Shared Energy Staffing Services


Smart Growth & Regional Collaboration

Shared Energy Staffing Services

In the wake of a national economic recession and insufficient federal and state energy funding, many municipalities are challenged by the lack of energy staffing capacity for sustaining and expanding local energy efforts.

Shared energy staffing services provide an innovative and flexible solution to help communities with limited resources support and build energy staffing capacity, while promoting regional collaboration in clean energy efforts.

How it Works

MAPC helps to build partnerships among communities that share similar interests and energy staffing needs. As part of the program, MAPC provides technical assistance with the following steps to ensure all community partners’ interests and needs are met:

  1. Seeking Municipal Partners: MAPC facilitates collaboration among communities to discuss their interests and needs regarding energy staffing capacity, as well as their financial resources for pursuing energy staffing services.
  2. Identifying a Suitable Regionalization Model: MAPC provides assistance to help community partners identify the most appropriate regionalization models based on energy interests and staffing needs:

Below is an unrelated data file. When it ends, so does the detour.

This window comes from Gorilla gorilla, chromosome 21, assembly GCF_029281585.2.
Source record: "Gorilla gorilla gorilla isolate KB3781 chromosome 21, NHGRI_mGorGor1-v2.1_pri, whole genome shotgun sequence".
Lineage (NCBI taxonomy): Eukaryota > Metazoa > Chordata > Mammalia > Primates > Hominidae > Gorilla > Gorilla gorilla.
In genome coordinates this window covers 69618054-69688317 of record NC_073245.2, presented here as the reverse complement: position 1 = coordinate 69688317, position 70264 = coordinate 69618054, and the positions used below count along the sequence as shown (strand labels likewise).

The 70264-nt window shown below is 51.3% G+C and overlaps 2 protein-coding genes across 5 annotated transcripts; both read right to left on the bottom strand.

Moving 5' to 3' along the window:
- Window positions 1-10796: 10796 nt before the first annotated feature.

• Contract for Services Model – One municipality hires or hosts an energy staff person and shares the position with one or multiple municipalities on an as-needed or pre-determined basis.
    • Host Agency Model – A host agency (i.e., MAPC) hires one or multiple energy staff persons and municipalities to provide staff services on an as-needed or pre-determined basis.
    • Outside Vendor Model – Municipalities pay for services from an outside vendor.
    • Energy District Model – Municipalities create an independent energy district or agency, where energy staff work with municipalities on an as-needed or pre-determined basis.
  3. Energy Manager Recruitment: MAPC helps communities determine the scope and cost of the energy staffing services, as well as provides technical assistance in negotiating and drafting the Inter-Municipal Agreement (IMA).

case studies

Shared Energy Manager Pilot – Towns of Arlington and Bedford

In fall 2011, MAPC began discussions with the Towns of Arlington and Bedford to coordinate hiring for a shared energy manager position. MAPC assisted the two towns with (1) establishing energy interests and staffing needs, (2) determining the responsibilities and salary of the position by researching similar positions in Massachusetts and across the country, and (3) drafting the IMA to address the position details, identify lead municipality and agency, determine overhead costs, and establish the IMA language. Arlington and Bedford eventually signed an IMA in September 2012 to hire a shared energy manager, who began work in early 2013.

Survey of Municipal Energy Needs and Interests

In October 2012, MAPC administered a survey of municipal energy needs and interests. Out of the 101MAPC member municipalities, 60 responded to the survey. The survey asked a range of questions regarding municipal staff capacity and energy projects. The survey responses helped MAPC better understand the energy needs and interests of our municipalities, and will continue to shape how MAPC supports our communities’ energy staffing and project needs. The survey results are presented in the DLTA 2012 Circuit Rider Final Report.